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HLT 111 - Health and the Young Child - Textbook

Chapter 14: Physical Education and Physical Activity for the Young Child

Chapter Objectives

At the conclusion of the chapter, students will be able to

  1. Identify the benefits of regular physical activity for the young child.
  2. Describe the key physical activity guidelines for the young child.
  3. Identify age appropriate physical activities for the young child.
  4. Describe barriers to meeting physical activity guidelines for the young child.
  5. Describe the role of schools, in partnership with families and communities, in promoting physical activity among children and adolescents.

Overview

The goal of early childhood physical education includes (I) provide developmentally appropriate physical activity experiences, allowing children an opportunity to accumulate 60 minutes of daily physical activity; (ii) provide instructional content designed to foster the development of knowledge and skill in six main movement exploration categories (Movement Concepts, Balance, Locomotor, Manipulative, Health & Nutrition, and Social & Emotional Development); and (iii) provide early childhood teachers and program providers with movement-based activities that work toward developmental outcomes and indicators defined within the Head Start Early Learning Outcomes Framework.

All children need both planned activity and free play. The National Association of Sports and Physical Education recommends that preschool children should get at least one hour of structured and unstructured physical activity each day. While one hour of physical activity may help overall health, two or more hours are needed to develop the motor and social skills that children need to enjoy a lifetime of physical activity.  In addition to being physically active, children should not remain inactive for more than an hour at a time. The only time kids should be not moving for more than an hour straight is when they are sleeping.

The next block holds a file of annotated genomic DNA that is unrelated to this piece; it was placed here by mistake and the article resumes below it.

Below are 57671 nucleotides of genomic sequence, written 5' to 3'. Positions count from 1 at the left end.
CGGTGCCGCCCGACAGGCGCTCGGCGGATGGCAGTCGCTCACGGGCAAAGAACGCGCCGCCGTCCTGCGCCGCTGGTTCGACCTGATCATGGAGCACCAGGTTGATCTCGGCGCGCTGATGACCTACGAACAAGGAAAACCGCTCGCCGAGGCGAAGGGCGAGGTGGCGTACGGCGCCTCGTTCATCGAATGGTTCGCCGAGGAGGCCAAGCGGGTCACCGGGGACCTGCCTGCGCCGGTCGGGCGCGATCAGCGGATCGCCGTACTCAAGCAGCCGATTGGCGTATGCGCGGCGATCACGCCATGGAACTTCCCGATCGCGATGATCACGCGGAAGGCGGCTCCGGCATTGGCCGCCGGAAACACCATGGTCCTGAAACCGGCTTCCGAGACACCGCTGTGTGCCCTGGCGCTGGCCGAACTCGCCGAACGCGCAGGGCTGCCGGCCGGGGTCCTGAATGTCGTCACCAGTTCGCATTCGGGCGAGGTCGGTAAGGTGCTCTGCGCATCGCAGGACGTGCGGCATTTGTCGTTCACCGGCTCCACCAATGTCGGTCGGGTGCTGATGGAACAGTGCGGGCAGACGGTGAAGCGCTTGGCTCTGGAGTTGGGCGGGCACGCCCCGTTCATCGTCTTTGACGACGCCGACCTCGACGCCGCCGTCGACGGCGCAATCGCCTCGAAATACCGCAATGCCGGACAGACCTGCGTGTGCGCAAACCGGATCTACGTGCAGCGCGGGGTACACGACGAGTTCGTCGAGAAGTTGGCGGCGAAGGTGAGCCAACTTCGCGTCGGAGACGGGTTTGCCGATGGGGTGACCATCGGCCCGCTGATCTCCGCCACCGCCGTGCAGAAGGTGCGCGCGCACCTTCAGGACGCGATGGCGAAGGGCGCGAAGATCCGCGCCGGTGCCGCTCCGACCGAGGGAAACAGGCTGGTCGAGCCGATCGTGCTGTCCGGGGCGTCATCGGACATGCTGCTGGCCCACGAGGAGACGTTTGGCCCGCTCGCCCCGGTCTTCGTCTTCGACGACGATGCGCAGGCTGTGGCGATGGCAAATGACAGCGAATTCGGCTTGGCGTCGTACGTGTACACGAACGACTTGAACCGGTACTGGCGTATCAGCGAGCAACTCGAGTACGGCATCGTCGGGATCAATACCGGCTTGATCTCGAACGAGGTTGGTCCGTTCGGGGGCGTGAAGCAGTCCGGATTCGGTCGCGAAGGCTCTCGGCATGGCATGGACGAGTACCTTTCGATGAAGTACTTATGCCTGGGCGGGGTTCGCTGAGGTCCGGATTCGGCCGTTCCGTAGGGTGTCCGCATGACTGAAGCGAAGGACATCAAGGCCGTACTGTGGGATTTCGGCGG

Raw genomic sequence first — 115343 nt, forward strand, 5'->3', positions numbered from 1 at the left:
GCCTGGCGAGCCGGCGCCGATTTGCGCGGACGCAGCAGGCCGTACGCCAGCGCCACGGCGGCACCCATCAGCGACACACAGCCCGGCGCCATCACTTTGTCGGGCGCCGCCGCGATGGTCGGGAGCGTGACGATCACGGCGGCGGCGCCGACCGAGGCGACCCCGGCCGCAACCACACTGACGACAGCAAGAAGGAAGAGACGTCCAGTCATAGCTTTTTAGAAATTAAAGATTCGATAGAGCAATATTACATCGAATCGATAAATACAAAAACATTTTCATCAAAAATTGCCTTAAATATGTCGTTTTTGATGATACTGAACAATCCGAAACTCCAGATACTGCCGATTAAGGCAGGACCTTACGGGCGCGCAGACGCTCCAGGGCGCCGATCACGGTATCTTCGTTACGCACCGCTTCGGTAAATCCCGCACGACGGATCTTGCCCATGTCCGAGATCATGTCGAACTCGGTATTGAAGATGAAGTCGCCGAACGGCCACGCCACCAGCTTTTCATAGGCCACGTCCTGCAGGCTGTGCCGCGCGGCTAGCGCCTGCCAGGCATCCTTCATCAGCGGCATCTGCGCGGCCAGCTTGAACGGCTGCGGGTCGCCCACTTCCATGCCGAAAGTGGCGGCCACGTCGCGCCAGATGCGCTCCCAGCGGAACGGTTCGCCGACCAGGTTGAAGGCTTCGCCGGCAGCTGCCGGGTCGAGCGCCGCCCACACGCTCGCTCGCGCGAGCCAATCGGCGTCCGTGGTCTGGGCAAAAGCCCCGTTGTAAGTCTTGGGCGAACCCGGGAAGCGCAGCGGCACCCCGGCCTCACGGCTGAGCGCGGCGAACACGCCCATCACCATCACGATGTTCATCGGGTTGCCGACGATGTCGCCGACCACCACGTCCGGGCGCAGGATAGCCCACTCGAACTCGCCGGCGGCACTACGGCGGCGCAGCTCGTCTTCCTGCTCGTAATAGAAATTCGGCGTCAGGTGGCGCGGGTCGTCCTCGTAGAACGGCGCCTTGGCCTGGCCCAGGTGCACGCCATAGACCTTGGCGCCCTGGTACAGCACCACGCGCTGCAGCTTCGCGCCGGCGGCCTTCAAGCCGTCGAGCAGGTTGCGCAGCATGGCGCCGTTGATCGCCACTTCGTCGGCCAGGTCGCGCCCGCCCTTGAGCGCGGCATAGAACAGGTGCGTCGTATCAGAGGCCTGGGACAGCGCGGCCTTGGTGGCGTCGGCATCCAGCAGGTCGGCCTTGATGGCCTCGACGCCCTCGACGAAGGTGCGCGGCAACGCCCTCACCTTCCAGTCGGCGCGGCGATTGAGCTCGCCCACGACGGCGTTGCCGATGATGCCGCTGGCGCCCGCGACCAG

According to the CDC (2019), physical activity fosters normal growth and development, can reduce the risk of various chronic diseases, and can make people feel better, function better, and sleep better.  The Physical Activity Guidelines for Americans, 2nd edition  outlines the amounts and types of physical activity needed to maintain or improve overall health and wellbeing.  It also highlights individual and community-level strategies to encourage physical activity in the places where children live, learn, and play.

The key guidelines for school-aged children and adolescents focus on three types of activity—aerobic, muscle strengthening, and bone strengthening.  Appropriate physical activities for preschool children include playing on a playground, tricycle or bicycle riding walking, running, skipping, jumping, and swimming.  Students need to refer to the guidelines for examples of moderate and vigorous intensity aerobic, muscle-, and bone-strengthening physical activities appropriate for the child’s age.  

Chapter Review and Discussion Questions

Chapter Review

  1. What are the benefits of physical activity for the young child?
  2. How much physical activity should children and adolescents should do daily?
  3. How are physical activity guidelines for the youth different from guidelines for adults?
  4. List examples of moderate-intensity and vigorous-intensity aerobic exercises for pre-school children.
  5. List examples of muscle strengthening and bone-strengthening exercise for pre-school children.